Five of History’s Finest Entrepreneurs

Today, everyone has heard of the entrepreneur. The famous Big Tech entrepreneurs, entrepreneurial chef patrons, and there is a veritable forest of entrepreneurs pushing digital ventures and start-ups, involving everything from coffee to cashmere. The pages of LinkedIn are thick with the profiles of enterprising types who at least have photos of Rolexes and Ferraris; a useful addition to these might be an emoji of a pinch of salt.

However, for our first example of a risk-taking, ideas machine that was prepared to put its money where its mouth was, we are going to take a trip back to 18th-century England.

Matthew Boulton – father of the industrial revolution

At just seventeen, Matthew Boulton developed a technique for laying enamel onto buckles. It was a success, and soon his father’s business was manufacturing them for export. From an early age, Boulton had a flair for engineering and design, but crucially he also had the business acumen necessary to make money from it. Boulton borrowed heavily to build the Soho Manufactory in Birmingham, the first factory of its kind in the world. The great building brought all the processes under one roof for the first time: workshops, design shops, commercial operations, import and export, all under one roof in a radical and innovative enterprise.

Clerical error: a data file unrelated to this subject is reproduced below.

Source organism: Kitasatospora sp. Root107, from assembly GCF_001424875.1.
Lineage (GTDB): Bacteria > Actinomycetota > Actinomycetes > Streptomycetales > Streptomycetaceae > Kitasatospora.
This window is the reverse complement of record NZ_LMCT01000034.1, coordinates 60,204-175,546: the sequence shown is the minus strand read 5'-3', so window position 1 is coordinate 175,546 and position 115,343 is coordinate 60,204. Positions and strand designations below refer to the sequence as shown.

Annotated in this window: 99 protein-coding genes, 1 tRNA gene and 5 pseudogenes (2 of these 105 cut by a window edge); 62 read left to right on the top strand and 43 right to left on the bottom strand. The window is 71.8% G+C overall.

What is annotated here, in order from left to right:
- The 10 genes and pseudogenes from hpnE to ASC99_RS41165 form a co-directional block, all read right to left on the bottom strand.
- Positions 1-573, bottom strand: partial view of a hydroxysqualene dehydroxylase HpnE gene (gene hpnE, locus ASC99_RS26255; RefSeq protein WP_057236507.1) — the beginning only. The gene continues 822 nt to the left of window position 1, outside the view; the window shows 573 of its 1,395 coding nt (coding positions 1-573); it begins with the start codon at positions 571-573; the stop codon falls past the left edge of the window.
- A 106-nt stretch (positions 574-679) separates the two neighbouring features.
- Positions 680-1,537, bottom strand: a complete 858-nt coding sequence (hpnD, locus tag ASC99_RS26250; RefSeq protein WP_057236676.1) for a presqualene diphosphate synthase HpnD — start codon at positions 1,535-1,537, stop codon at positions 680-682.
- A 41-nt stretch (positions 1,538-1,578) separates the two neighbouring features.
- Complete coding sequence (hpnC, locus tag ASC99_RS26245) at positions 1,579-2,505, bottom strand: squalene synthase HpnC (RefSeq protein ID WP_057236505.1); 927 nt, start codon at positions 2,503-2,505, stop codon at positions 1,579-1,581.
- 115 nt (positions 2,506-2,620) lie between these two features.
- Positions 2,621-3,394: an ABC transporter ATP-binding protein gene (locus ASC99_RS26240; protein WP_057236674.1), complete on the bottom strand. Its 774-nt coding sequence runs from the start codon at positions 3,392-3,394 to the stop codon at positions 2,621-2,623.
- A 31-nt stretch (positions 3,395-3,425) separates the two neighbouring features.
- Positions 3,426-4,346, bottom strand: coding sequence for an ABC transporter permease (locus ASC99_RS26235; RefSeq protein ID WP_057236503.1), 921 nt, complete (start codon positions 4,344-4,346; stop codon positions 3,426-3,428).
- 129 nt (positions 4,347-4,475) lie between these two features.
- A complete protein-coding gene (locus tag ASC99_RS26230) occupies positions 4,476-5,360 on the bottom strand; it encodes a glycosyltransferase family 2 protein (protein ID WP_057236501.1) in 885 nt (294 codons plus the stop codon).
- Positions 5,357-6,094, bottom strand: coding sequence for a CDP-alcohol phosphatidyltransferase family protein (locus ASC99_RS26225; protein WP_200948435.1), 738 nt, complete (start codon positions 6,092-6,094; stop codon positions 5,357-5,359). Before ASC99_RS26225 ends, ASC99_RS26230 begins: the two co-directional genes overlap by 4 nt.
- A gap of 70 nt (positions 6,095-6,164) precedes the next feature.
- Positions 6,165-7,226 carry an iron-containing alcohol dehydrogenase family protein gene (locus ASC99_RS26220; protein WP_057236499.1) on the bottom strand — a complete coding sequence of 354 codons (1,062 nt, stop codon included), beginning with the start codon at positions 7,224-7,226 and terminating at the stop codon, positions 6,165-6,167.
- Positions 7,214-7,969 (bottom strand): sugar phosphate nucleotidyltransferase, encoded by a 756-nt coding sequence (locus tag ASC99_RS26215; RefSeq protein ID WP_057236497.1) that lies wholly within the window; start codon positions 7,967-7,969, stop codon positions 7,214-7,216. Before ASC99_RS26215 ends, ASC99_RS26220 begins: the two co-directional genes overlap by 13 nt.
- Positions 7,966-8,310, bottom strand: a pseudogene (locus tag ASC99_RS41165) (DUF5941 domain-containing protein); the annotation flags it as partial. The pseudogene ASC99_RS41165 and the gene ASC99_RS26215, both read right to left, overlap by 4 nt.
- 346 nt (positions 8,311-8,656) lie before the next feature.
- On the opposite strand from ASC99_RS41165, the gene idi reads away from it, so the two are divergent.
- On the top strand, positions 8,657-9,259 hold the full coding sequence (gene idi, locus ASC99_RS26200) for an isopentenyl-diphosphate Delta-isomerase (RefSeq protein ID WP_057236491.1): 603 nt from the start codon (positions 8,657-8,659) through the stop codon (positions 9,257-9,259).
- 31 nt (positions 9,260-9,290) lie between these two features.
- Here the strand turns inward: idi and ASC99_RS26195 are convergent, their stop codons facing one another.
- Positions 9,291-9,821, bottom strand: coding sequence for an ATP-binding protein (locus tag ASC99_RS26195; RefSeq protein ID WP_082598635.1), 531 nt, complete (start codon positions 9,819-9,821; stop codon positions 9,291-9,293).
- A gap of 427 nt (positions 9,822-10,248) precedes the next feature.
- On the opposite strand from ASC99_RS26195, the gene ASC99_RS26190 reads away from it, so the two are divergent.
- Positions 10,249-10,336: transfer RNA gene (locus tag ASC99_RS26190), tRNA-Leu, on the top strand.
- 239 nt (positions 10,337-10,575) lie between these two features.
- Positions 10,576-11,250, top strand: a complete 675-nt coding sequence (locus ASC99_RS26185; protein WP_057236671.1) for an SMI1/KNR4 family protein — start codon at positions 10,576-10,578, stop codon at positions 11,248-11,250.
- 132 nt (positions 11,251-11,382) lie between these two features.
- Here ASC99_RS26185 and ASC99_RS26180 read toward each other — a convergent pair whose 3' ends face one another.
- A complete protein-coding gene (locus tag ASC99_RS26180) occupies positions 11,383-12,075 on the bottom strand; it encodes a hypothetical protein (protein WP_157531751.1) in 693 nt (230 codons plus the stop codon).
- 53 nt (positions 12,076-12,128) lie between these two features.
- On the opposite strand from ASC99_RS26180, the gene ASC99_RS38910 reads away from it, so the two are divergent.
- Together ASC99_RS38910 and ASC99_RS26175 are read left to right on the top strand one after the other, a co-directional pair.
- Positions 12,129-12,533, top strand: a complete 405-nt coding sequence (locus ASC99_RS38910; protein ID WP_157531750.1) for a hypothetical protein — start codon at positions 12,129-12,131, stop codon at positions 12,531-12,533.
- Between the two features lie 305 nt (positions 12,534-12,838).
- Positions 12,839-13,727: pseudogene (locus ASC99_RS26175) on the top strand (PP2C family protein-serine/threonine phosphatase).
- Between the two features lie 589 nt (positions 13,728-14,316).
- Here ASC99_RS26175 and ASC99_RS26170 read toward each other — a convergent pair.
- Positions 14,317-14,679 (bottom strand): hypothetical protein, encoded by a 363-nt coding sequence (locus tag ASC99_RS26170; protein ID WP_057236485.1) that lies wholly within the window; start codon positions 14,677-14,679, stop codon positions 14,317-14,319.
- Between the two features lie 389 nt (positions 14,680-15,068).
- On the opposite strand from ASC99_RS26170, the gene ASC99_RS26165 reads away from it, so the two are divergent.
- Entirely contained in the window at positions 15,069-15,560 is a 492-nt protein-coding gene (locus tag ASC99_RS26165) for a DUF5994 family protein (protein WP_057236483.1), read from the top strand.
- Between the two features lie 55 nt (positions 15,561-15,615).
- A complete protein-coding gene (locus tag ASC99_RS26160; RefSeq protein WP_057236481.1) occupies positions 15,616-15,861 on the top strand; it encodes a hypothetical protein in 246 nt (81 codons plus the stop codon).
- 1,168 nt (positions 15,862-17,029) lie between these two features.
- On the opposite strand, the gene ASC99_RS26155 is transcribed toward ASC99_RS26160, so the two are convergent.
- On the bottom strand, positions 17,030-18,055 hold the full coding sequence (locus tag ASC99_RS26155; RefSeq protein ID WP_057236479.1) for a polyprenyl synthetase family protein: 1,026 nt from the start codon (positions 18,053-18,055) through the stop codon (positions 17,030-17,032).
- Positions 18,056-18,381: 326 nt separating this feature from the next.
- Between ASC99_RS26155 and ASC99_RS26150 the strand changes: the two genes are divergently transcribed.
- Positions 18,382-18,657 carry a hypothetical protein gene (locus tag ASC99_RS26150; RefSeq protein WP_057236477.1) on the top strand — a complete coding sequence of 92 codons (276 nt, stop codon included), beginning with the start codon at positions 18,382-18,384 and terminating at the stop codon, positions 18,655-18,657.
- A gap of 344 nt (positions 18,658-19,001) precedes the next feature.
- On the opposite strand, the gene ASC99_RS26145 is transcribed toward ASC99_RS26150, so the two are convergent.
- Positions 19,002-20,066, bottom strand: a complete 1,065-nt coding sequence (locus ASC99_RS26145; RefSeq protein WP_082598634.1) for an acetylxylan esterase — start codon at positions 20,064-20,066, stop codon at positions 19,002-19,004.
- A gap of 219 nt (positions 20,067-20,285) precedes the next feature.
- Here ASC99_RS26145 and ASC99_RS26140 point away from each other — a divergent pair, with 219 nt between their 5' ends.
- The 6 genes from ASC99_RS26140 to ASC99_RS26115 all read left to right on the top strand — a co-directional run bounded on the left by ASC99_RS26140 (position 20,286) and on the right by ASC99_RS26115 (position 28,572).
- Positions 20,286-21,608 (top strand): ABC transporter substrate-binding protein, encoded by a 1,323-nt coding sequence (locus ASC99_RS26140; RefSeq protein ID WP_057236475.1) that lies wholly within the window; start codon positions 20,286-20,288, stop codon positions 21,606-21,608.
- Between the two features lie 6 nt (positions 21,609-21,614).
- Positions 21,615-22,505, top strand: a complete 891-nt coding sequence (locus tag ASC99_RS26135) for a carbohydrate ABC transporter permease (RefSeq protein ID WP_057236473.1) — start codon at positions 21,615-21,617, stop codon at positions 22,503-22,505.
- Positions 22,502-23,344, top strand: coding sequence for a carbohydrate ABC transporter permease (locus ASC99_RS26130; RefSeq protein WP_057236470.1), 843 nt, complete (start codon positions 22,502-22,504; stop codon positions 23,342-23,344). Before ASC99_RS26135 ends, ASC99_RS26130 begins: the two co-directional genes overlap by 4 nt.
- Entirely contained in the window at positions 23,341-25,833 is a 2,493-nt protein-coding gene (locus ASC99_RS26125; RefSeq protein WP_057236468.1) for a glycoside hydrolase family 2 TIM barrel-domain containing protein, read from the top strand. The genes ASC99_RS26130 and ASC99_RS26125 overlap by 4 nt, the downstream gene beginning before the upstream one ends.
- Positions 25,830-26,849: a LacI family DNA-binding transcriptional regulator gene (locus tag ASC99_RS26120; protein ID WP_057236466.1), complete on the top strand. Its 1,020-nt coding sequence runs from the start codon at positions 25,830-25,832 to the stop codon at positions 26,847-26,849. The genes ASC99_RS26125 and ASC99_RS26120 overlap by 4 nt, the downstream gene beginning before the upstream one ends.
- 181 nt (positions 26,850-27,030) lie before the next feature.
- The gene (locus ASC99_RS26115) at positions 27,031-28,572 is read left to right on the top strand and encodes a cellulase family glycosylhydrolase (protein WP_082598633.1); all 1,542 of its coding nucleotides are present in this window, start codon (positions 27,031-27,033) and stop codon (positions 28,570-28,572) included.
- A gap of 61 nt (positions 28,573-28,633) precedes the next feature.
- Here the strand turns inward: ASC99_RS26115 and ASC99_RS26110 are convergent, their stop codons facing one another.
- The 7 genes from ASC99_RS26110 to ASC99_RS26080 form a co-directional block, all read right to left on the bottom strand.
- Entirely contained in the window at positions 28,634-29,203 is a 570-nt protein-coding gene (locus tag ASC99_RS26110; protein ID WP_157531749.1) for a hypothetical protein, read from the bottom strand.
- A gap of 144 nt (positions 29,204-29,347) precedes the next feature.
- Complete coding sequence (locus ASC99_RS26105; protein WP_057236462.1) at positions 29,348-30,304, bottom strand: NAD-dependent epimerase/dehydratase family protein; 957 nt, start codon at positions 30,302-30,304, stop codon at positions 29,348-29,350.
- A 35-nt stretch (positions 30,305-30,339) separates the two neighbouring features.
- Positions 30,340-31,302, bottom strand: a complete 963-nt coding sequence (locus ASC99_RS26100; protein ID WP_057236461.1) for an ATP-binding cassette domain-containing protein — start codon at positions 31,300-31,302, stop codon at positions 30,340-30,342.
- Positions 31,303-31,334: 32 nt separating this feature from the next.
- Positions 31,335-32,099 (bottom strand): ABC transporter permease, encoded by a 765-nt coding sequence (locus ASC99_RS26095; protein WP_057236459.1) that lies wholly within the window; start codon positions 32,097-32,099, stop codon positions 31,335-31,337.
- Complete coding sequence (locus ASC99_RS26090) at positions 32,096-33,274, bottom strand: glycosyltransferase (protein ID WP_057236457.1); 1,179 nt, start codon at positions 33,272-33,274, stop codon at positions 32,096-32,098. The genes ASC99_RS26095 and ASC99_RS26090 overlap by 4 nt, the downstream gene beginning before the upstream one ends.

He is perhaps best known for his partnership with James Watt, the inventor of the steam engine. Watt had little interest in business, but by this time Boulton’s many successes had proved him to be the supreme entrepreneur, and he immediately saw the enormous potential of the steam engine. The Watts-Boulton engine opened the doors for large-scale industrial manufacturing, and as Boulton would say to prospective buyers: “I sell here, Sir, what all the world desires to have power.”

Coco Chanel – freeing women from corsets

Born Gabrielle Bonheur Chanel in August 1883, Coco Chanel was a French fashion designer and businesswoman who stood tall over Parisian haute couture for almost six decades. Her elegantly casual designs inspired women to dump the complex, restrictive clothes – such as petticoats and corsets – that were prevalent in the 19th century. From inauspicious beginnings in poverty, she got her start in a tiny shop in Deauville, France, where she sold hats and clothing. Within five years, influential, wealthy women seeking relief from the whalebone were enthused by her original use of jersey fabric to create a “poor girl” look. Chanel believed that “luxury must be comfortable.

Otherwise, it is not luxury,” and she turned the fashion industry on its head with her simple clothes. By the late 1920s, the Chanel operation was worth millions, and it employed more than 2,000 people in her couture house, perfume laboratory, textile mill, and jewelry workshop. The financial rock on which the empire was built was Chanel No. 5 perfume. Coco Chanel’s classic innovations were the Chanel suit, the quilted purse, costume jewelry, and the “little black dress.” She is the only fashion designer with a place on Time magazine’s list of the 100 most influential people of the 20th century.

Neil Blumenthal, Andrew Hunt, David Gilboa, and Jeffrey Raider – the folk behind Warby Parker